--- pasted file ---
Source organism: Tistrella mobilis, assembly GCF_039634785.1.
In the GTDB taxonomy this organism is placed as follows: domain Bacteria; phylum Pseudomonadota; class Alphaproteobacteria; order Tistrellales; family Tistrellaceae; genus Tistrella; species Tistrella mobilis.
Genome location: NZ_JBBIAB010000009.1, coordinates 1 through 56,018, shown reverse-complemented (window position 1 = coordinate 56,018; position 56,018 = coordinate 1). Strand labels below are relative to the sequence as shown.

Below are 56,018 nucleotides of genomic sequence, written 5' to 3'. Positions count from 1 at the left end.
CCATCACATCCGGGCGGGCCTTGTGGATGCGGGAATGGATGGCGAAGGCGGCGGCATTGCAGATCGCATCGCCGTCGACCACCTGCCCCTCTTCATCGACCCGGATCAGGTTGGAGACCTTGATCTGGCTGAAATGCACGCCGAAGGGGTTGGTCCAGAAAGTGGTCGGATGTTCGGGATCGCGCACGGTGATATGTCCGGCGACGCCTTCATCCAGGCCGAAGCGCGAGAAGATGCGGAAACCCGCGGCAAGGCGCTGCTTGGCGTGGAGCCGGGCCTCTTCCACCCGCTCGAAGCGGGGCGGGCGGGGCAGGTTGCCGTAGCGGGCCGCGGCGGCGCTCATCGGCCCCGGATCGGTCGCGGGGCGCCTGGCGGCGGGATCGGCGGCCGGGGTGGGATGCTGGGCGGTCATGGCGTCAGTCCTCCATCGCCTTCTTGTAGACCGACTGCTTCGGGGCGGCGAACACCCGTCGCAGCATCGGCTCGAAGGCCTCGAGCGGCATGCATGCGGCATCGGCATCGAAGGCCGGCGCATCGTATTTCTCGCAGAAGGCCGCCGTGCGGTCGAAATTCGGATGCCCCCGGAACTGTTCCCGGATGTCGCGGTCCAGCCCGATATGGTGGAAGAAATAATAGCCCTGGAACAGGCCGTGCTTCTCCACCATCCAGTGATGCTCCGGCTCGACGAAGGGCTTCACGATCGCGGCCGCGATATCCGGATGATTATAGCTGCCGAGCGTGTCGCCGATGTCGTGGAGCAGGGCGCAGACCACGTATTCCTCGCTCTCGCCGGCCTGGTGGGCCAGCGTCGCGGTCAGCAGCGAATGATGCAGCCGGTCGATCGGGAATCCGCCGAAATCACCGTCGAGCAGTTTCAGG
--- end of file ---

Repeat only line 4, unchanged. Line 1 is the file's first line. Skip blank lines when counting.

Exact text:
Below are 56,018 nucleotides of genomic sequence, written 5' to 3'. Positions count from 1 at the left end.